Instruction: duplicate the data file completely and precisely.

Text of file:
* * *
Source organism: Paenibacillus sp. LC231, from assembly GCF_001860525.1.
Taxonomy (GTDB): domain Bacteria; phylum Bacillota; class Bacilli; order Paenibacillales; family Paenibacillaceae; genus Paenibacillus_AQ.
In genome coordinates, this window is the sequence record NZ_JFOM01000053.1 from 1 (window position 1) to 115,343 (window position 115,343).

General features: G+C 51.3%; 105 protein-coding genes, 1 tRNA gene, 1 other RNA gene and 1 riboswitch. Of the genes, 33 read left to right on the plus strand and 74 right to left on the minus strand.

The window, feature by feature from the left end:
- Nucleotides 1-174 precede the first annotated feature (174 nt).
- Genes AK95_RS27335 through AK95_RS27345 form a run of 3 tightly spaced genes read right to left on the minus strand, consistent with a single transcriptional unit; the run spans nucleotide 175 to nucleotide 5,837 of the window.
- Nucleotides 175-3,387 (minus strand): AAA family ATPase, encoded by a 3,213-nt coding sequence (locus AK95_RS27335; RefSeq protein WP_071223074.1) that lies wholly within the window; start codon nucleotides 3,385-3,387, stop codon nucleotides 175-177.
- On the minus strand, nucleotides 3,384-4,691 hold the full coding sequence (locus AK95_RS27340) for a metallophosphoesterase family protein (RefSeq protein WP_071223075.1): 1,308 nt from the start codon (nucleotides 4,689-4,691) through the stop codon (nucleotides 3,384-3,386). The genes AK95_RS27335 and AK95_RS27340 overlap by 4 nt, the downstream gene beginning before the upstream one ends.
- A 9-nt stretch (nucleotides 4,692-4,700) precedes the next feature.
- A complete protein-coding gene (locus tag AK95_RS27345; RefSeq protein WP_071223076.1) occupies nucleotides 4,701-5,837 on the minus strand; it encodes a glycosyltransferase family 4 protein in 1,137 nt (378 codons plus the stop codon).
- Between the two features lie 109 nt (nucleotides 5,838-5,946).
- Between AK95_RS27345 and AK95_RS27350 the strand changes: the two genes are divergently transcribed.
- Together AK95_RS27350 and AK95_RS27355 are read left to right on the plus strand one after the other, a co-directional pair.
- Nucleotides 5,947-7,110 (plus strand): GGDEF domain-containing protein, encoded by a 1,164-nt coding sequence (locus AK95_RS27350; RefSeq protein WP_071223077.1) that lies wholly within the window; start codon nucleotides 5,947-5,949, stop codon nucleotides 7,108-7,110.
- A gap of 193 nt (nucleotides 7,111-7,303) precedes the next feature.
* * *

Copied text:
Source organism: Paenibacillus sp. LC231, from assembly GCF_001860525.1.
Taxonomy (GTDB): domain Bacteria; phylum Bacillota; class Bacilli; order Paenibacillales; family Paenibacillaceae; genus Paenibacillus_AQ.
In genome coordinates, this window is the sequence record NZ_JFOM01000053.1 from 1 (window position 1) to 115,343 (window position 115,343).

General features: G+C 51.3%; 105 protein-coding genes, 1 tRNA gene, 1 other RNA gene and 1 riboswitch. Of the genes, 33 read left to right on the plus strand and 74 right to left on the minus strand.

The window, feature by feature from the left end:
- Nucleotides 1-174 precede the first annotated feature (174 nt).
- Genes AK95_RS27335 through AK95_RS27345 form a run of 3 tightly spaced genes read right to left on the minus strand, consistent with a single transcriptional unit; the run spans nucleotide 175 to nucleotide 5,837 of the window.
- Nucleotides 175-3,387 (minus strand): AAA family ATPase, encoded by a 3,213-nt coding sequence (locus AK95_RS27335; RefSeq protein WP_071223074.1) that lies wholly within the window; start codon nucleotides 3,385-3,387, stop codon nucleotides 175-177.
- On the minus strand, nucleotides 3,384-4,691 hold the full coding sequence (locus AK95_RS27340) for a metallophosphoesterase family protein (RefSeq protein WP_071223075.1): 1,308 nt from the start codon (nucleotides 4,689-4,691) through the stop codon (nucleotides 3,384-3,386). The genes AK95_RS27335 and AK95_RS27340 overlap by 4 nt, the downstream gene beginning before the upstream one ends.
- A 9-nt stretch (nucleotides 4,692-4,700) precedes the next feature.
- A complete protein-coding gene (locus tag AK95_RS27345; RefSeq protein WP_071223076.1) occupies nucleotides 4,701-5,837 on the minus strand; it encodes a glycosyltransferase family 4 protein in 1,137 nt (378 codons plus the stop codon).
- Between the two features lie 109 nt (nucleotides 5,838-5,946).
- Between AK95_RS27345 and AK95_RS27350 the strand changes: the two genes are divergently transcribed.
- Together AK95_RS27350 and AK95_RS27355 are read left to right on the plus strand one after the other, a co-directional pair.
- Nucleotides 5,947-7,110 (plus strand): GGDEF domain-containing protein, encoded by a 1,164-nt coding sequence (locus AK95_RS27350; RefSeq protein WP_071223077.1) that lies wholly within the window; start codon nucleotides 5,947-5,949, stop codon nucleotides 7,108-7,110.
- A gap of 193 nt (nucleotides 7,111-7,303) precedes the next feature.